It was never going to be something he'd wildly celebrate, no matter how beautiful the run, the composure to fend off an overeager marker or the casual brilliance of his toe-poked finish. Oscar is not a man of effusive goal routines and that didn't change even once he scored Brazil's vital third in their controversial 3-1 win against Croatia to open the World Cup.
But he did let his feet speak for him and boy, what a high-decibel reminder it was of his importance to the Seleção.
The timing could not have been better, either. The buildup for the Seleção's opening game in Group A was marked by a debate in which Oscar could have gotten second-degree burns from his time in the spotlight. The Brazilian media talked at length about his increasingly quiet displays for Chelsea and in training and the warm-up friendlies against Panama and Serbia. There were calls for his country and club teammate Willian to start instead.
People were more worried than last year when the same debate was also quelled by a timely goal in Brazil's 3-0 win over France in Porto Alegre, Brazil, ahead of the Confederations Cup. Back then, Luiz Felipe Scolari worried publicly about Oscar being burnt out after a season in which he had played more than 70 games. The Chelsea man was exhausted, but this season, the problem was reversed: Oscar's lack of games saw Willian become a more regular feature for Jose Mourinho in the second half of their Premier League campaign.
"Everybody is here to fight for a place and it is the manager who decides at the end. All I can do is work hard as I've always done for the Seleção. I don't really believe a bad game or a bad training session will be enough for me to lose my place," Oscar said a few days before the start of the World Cup, not hiding a hint of annoyance that also sounded like resignation.
Furthermore, Scolari himself had toyed with using Ramires to beef up the midfield alongside Luiz Gustavo and Paulinho, but Big Phil stuck to his hunch that the grandiosity of the occasion would compel Oscar to rise. The manager's faith was repaid in the 30th minute at the Arena Corinthians when the Chelsea man won possession near the Croatian box and served up Neymar for Brazil's equalizer. He then capped things with that beauty of a goal in the second half, but what left Scolari purring was that Oscar led Brazil's disarming statistics all game long.
"This kid has a golden heart and he never shies from working for the team. Only you guys had any doubt that I was going to start him in this game," teased the Brazil manager in his postgame news conference, referring to all the speculation the manager himself had fueled.
That the change in personnel would have required some tinkering with Scolari's system went remarkably unnoticed amid all the debate. Yet Scolari kept his faith in the shy boy from Americana, one of the towns in the industrial belt near São Paulo.
People who know Oscar say he still resembles the 13-year-old who joined Sao Paulo FC's famous youth academy in 2004 and was immediately nicknamed "the little Kaká" given his resemblance of that famous alumnus' style. The irony is that years later Oscar would be one the reasons counting against Kaka's failed bid to win back a place in the Seleção squad.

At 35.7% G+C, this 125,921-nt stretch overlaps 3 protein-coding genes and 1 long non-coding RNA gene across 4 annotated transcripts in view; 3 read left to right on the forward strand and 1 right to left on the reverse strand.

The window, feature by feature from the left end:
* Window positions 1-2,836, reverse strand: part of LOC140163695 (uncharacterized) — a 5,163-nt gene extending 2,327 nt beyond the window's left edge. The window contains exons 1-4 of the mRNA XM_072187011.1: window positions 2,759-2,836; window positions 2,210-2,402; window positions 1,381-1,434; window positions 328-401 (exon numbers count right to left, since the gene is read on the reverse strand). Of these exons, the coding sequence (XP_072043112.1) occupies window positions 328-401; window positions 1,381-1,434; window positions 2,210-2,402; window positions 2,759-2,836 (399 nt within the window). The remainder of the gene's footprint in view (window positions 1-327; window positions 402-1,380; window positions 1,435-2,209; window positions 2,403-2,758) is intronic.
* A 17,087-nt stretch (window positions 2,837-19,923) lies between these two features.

Oscar's rise, though, should not have come as a surprise. His remarkable performances at the 2011 Youth World Cup, including a hat trick in the final against Portugal, suggested Brazil had a diamond in the making. However, it was almost tarnished in a horrendous judicial dispute between São Paulo FC and SC Internacional, the club he had joined two years earlier amid much controversy. Oscar took São Paulo to court over perceived breaches of contract, but in 2012, his former employers counterattacked and the tug-of-war sidelined the rising star for almost two months.
What saved him was Brazil's Olympic dream at London 2012. In the hunt for as many under-23 players as he could find, then-Seleção manager Mano Menezes decided to draft Oscar and throw him into the deep end by starting him in a friendly against Denmark. A brace marked his debut and contributed to the Seleção escaping the rut they fell into after South Africa 2010. While Neymar is the undisputed star of the company, Oscar rose as an unsung supporting act.
It will be interesting to see how he will cope with David Luiz's departure to PSG; his Chelsea teammate was like an older brother Oscar could hide behind. At Luiz's flat in Putney, for example, there are tender pictures of Oscar with the defender's parents. That said, there are also signs that the 23-year-old is finally leaving some of the shyness behind. Passengers arriving at São Paulo's international airport, for example, bump into pictures of the bare-chested Chelsea playmaker modeling jeans and underwear for Calvin Klein.
"It was something different to do, but I liked the result," Oscar said after describing the experience of seeing himself on outdoor billboards across the city.
Brazilian media outlets recently reported that Oscar's endorsements are now responsible for earnings of over 3 million pounds per year. This is peanuts compared to what his teammate Neymar makes, granted, but still a remarkable amount given how uncomfortable and fragile Oscar always looked in public situations. His natural environment had always been the pitch.
But as he has shown a couple of times, Oscar is priceless for Brazil. No matter how quiet he tries to be.